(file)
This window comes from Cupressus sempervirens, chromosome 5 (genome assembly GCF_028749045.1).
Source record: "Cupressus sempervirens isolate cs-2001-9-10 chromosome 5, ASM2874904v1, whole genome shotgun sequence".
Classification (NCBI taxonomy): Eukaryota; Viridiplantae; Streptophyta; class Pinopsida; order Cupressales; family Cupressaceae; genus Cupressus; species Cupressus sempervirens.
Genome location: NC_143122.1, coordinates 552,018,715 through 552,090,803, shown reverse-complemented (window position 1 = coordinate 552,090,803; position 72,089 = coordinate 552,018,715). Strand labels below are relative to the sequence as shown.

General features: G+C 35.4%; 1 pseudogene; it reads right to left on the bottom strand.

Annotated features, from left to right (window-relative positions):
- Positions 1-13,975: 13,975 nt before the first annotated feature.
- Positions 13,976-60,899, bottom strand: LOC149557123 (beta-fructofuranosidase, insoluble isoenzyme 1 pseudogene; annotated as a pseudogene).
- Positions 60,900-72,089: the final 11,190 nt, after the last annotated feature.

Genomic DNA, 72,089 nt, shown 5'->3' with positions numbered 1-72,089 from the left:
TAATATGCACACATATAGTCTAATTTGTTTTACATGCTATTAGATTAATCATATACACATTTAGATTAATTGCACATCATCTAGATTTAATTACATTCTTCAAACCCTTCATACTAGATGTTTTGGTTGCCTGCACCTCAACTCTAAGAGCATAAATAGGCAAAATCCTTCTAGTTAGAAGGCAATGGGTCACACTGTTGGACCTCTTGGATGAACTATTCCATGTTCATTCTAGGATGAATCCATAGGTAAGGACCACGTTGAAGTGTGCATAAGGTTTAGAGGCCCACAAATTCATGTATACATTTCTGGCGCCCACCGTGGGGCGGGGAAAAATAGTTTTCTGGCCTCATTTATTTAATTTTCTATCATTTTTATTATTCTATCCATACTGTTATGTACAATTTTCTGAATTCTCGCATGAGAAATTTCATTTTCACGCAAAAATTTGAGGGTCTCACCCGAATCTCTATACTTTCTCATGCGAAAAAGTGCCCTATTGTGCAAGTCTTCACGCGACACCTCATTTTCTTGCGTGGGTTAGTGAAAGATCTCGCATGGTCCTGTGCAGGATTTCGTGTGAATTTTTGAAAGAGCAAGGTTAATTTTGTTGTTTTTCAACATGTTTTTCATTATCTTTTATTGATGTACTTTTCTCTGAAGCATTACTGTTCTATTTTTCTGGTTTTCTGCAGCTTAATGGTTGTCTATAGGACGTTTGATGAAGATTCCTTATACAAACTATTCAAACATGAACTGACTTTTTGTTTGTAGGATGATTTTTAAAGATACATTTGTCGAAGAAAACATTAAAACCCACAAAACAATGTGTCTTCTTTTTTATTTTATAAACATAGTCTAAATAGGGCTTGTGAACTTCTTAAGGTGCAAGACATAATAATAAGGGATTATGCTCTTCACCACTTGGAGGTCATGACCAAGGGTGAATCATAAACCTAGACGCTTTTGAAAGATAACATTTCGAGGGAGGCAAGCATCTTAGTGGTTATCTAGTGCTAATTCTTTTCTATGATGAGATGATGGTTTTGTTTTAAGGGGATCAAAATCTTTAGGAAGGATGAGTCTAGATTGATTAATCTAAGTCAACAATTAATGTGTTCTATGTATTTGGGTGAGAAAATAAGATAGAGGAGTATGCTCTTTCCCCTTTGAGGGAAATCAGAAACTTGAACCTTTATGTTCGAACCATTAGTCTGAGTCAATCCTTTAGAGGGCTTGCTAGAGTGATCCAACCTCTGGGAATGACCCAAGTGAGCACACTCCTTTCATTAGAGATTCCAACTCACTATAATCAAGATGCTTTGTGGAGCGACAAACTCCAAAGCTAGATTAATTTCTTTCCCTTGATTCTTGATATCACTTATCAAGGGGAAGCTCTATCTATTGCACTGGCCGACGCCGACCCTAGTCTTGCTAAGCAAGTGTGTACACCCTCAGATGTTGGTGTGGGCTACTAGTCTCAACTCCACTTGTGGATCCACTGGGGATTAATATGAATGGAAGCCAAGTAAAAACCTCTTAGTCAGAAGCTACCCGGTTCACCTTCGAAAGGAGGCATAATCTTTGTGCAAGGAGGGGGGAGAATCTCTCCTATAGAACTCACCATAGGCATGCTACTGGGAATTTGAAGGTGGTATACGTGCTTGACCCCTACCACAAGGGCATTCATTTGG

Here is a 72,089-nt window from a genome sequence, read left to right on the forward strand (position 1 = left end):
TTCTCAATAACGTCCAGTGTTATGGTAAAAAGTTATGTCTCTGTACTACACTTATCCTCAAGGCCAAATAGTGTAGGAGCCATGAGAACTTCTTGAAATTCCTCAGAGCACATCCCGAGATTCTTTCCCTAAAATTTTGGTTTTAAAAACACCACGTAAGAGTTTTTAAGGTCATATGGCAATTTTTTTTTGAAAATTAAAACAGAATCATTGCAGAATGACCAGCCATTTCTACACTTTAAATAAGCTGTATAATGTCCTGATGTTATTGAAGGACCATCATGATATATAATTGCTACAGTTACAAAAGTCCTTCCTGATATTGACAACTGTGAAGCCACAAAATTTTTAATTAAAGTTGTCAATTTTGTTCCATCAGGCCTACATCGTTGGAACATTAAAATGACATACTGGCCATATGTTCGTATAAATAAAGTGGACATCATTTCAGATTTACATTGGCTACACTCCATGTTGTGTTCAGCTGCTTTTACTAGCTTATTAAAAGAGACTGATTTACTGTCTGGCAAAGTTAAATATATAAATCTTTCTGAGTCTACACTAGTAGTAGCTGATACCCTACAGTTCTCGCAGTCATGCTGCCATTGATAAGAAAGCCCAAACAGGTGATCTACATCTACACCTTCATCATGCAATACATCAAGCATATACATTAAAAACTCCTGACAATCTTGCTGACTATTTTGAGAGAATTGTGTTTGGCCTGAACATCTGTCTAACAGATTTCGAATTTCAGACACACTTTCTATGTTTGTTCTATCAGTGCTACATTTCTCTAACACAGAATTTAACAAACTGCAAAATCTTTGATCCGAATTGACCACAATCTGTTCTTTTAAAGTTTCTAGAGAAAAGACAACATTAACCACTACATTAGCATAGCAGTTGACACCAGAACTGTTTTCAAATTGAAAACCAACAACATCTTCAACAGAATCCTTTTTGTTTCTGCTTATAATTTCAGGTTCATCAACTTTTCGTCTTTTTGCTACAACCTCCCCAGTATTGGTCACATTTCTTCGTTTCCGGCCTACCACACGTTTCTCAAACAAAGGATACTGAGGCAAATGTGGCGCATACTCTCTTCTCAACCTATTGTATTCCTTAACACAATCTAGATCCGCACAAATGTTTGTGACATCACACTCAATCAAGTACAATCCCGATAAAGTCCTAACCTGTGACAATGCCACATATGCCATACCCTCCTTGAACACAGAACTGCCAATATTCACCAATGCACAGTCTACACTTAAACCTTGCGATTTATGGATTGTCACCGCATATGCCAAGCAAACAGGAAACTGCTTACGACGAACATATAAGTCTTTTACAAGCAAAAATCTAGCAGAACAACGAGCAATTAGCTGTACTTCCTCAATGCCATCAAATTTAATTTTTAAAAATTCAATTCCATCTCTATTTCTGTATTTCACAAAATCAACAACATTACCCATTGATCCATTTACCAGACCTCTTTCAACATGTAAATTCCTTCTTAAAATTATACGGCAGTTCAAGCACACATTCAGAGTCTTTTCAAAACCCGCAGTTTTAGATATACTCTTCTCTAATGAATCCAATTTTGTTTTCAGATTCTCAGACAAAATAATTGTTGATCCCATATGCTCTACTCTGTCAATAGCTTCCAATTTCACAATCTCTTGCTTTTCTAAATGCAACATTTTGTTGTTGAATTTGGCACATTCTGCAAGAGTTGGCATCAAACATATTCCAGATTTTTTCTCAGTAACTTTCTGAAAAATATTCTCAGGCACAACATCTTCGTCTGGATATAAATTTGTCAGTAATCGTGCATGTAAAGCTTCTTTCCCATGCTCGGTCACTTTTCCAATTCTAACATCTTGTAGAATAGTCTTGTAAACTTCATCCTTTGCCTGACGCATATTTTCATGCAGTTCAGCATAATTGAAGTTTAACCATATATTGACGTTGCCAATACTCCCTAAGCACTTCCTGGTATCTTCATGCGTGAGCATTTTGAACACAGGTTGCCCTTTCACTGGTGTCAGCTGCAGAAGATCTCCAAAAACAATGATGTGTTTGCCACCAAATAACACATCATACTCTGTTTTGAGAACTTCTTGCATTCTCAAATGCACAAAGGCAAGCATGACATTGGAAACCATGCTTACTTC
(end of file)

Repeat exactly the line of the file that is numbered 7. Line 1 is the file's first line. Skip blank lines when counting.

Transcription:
- Positions 1-13,975: 13,975 nt before the first annotated feature.